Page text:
King Solomon reigned in ancient Israel with great wisdom and extraordinary wealth. There are countless legends stories that are told about him. Here’s one:
Solomon once made a request of his trusted minister Benaya ben Yehoyada. He said to him, “I’ve heard rumors about a certain ring with extraordinary magical properties. It is said that if a happy person looks upon it, he becomes sad. And if a sad person looks upon it, he’ll become happy. Please find it and bring it to me.”
Benaya set off throughout Solomon’s kingdom on a quest for the ring. Spring passed, and then summer, but his search proved fruitless. After many months, he was ready to give up and return to Jerusalem, sorrowful but empty-handed. Before returning to the palace, he decided to walk through one of the poorest quarters of the city. And as fate would have it, he passed by a merchant who had begun to set out the day’s wares.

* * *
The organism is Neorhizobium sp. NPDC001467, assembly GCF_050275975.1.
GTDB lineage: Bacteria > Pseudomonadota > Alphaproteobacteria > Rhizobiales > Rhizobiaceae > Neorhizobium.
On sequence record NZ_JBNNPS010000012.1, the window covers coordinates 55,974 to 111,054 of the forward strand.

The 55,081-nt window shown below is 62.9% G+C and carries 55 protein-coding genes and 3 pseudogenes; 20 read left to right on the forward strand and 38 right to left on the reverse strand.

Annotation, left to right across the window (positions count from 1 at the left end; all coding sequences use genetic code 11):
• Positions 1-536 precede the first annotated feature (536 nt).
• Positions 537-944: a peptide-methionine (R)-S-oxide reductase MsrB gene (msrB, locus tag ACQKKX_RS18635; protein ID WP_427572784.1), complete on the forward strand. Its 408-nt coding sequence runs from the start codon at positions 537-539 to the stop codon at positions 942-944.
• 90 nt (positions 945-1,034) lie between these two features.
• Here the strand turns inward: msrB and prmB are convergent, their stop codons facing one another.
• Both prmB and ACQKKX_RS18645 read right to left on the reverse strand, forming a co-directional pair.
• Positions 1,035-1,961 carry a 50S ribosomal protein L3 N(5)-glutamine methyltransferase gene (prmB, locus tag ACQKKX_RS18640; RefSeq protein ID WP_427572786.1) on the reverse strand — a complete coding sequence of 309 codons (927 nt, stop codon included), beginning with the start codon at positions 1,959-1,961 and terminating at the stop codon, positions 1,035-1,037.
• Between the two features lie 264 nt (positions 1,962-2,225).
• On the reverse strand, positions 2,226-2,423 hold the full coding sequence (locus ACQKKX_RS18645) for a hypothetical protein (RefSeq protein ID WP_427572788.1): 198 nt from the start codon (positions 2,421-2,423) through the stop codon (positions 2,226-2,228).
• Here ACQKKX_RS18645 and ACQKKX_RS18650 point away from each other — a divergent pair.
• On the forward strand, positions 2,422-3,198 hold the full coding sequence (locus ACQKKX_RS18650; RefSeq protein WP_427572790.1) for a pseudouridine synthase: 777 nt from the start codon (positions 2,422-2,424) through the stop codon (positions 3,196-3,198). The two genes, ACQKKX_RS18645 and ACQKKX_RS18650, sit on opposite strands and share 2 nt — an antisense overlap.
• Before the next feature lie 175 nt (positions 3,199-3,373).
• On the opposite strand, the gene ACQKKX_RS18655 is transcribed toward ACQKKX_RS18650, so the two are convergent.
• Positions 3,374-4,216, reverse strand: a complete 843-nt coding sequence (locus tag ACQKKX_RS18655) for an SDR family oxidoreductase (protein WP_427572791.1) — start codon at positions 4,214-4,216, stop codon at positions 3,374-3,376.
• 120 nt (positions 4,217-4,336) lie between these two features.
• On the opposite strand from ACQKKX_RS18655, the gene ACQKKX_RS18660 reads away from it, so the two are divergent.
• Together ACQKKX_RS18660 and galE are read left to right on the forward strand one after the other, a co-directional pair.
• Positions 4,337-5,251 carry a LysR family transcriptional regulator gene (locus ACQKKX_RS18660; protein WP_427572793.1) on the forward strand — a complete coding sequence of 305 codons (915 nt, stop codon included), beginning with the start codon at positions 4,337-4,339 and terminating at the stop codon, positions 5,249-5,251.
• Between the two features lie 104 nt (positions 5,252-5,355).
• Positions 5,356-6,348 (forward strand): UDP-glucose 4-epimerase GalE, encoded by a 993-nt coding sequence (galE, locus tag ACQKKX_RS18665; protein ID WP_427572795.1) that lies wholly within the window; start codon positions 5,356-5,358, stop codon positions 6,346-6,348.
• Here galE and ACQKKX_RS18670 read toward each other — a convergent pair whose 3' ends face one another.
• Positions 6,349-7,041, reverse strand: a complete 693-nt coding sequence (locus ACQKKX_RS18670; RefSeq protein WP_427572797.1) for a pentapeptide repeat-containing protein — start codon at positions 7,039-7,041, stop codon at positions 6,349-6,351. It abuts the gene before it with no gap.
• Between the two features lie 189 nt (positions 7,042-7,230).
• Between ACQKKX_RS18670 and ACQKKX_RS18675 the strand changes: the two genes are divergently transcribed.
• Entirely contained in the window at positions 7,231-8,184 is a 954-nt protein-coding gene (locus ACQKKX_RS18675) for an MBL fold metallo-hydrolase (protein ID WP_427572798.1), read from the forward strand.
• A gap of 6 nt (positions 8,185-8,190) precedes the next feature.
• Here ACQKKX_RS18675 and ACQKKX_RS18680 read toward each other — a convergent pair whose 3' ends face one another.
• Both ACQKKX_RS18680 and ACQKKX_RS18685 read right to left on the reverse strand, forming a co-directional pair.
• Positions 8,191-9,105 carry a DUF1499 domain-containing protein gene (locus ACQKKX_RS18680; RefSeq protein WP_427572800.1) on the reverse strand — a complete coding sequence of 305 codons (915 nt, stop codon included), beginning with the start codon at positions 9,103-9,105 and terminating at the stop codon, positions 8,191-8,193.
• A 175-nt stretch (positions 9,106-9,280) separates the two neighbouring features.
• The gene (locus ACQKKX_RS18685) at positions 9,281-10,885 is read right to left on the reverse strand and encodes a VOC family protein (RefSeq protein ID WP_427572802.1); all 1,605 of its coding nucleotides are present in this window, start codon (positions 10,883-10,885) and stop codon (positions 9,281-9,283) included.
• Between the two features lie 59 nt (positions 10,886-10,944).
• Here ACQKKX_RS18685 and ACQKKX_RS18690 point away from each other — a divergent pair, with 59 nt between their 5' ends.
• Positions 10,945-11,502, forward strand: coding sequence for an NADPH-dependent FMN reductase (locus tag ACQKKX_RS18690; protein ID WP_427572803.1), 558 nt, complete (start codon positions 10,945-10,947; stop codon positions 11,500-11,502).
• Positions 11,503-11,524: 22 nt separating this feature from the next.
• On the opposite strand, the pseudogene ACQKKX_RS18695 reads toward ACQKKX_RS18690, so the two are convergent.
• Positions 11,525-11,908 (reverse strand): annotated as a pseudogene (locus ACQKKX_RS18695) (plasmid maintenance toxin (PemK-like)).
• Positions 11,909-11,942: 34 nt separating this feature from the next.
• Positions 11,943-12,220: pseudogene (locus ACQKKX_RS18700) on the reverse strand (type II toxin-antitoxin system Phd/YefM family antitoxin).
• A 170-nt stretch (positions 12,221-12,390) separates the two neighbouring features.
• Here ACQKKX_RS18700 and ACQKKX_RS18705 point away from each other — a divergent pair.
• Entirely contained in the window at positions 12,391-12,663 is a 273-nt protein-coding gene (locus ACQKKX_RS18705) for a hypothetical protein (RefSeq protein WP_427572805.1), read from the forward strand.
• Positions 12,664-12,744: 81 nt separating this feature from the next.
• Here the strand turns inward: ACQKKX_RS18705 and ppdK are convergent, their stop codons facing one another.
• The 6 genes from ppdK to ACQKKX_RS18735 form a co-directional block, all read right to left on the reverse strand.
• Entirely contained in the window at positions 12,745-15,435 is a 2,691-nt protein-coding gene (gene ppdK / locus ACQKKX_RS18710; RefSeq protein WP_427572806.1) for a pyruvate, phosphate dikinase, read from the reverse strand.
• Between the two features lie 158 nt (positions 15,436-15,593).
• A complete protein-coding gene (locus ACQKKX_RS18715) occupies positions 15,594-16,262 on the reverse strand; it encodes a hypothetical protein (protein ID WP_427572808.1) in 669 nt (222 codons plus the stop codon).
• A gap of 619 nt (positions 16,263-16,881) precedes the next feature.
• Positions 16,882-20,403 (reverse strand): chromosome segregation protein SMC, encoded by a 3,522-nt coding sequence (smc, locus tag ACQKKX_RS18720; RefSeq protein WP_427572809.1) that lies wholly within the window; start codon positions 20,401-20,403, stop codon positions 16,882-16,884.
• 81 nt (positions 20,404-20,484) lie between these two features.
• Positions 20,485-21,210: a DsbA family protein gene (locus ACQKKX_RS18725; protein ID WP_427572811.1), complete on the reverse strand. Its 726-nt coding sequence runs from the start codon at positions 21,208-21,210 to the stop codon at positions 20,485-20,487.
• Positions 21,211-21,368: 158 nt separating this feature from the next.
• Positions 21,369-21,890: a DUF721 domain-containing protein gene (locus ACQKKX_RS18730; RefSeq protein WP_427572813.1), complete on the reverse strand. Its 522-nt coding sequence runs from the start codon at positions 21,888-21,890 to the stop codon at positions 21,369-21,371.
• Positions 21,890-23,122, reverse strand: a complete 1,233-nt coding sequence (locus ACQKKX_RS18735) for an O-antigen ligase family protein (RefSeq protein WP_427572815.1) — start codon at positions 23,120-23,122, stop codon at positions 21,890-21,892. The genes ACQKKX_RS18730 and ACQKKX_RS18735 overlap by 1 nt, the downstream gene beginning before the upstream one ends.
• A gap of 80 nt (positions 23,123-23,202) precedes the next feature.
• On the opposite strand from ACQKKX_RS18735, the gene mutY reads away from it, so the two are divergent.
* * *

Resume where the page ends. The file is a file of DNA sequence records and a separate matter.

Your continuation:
“Have you, by any chance, heard of a magic ring that will make a happy wearer forget his joy and a broken-hearted wearer forget his sorrows?” he asked the merchant.
The merchant thought for a moment. Then he took out a plain gold band and began to engrave it. He showed it to Benaya, who read the words on the ring and then broke out in a wide smile. He hurried to the king’s palace with excitement and humility.
“Well, my friend,” said Solomon, “have you discovered what I sent you to find?” Benaya held up the small gold ring and declared, “Here it is, your majesty.”
Solomon looked carefully and read the words that the merchant had inscribed: gam zeh ya’avor: “This, too, shall pass.”
So it is with us. Jewish spiritual wisdom encourages us to keep perspective, and to draw upon wellsprings of inner strength in times of struggle. Even as we find ourselves temporarily isolated and distant, we have the capacity to emerge stronger, wiser, and more empathetic for our experiences—if only we remain resilient. This, too, shall pass.